It’s not that some unfortunate and poorly educated old man said foolish things to writers licking their chops for his folly. It’s that this kind of folly becomes the centerpiece of a national discussion. We don’t talk about “that book that just got published” or “this new scientific discovery.”
No. We don’t even know what that is.
Some of us express shock that a man who makes his living carving whistles and pumping shotguns on a television show also harbors deluded views of reality and warped readings of his own religious teachings. Some of us rush to his defense as we dress ourselves in warped views of our own political documents, our hearts aflame with nationalism. Yet we fail to understand that both responses are identical. They’re motivated by the same impulse. And both miss the point.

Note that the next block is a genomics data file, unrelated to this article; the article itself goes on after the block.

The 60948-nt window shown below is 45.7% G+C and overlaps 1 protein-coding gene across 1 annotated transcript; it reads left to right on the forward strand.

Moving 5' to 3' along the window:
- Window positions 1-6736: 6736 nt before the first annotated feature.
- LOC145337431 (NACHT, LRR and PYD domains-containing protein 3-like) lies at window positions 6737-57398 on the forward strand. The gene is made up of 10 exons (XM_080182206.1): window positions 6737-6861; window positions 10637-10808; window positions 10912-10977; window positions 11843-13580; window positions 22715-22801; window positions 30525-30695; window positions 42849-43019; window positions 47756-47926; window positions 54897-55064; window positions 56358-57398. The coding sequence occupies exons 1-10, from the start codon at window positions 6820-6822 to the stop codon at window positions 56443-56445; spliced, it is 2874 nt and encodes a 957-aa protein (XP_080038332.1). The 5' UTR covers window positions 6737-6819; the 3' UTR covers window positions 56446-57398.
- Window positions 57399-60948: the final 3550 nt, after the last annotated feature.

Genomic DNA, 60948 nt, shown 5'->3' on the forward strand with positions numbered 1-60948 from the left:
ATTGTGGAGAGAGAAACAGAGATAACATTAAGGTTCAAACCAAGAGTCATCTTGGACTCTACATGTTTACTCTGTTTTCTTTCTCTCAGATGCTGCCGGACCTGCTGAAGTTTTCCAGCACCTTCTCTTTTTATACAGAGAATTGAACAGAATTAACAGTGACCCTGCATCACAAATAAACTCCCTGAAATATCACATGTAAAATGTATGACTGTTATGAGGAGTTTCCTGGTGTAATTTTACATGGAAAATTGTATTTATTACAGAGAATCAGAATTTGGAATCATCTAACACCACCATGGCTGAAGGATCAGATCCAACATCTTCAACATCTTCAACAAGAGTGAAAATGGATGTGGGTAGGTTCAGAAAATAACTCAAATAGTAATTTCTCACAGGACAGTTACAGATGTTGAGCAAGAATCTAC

This should be dismissed as unfortunate rambling. Instead, we sit transfixed, lobbing insults at one another. In the meantime, we’re not paying attention to anything that can save us from ourselves. Instead, we dive right in to the folly that keeps us from the conversation we should be having, namely this one: What can be done to keep us from destroying our home?
The answer isn’t in the colosseum. The fantasy pick. The patriarch of ducks or the cover of a magazine. But that’s what a society starts paying attention to when it loses the values that once allowed it civility. It’s in every history book. If you want to know what comes next, pick one up.
For the record: he should be taken off the air, but not because his comments are offensive to either the public or sponsors. He should be taken off the air because leaving it on the air would reflect a lack of empathy for him and those he loathes.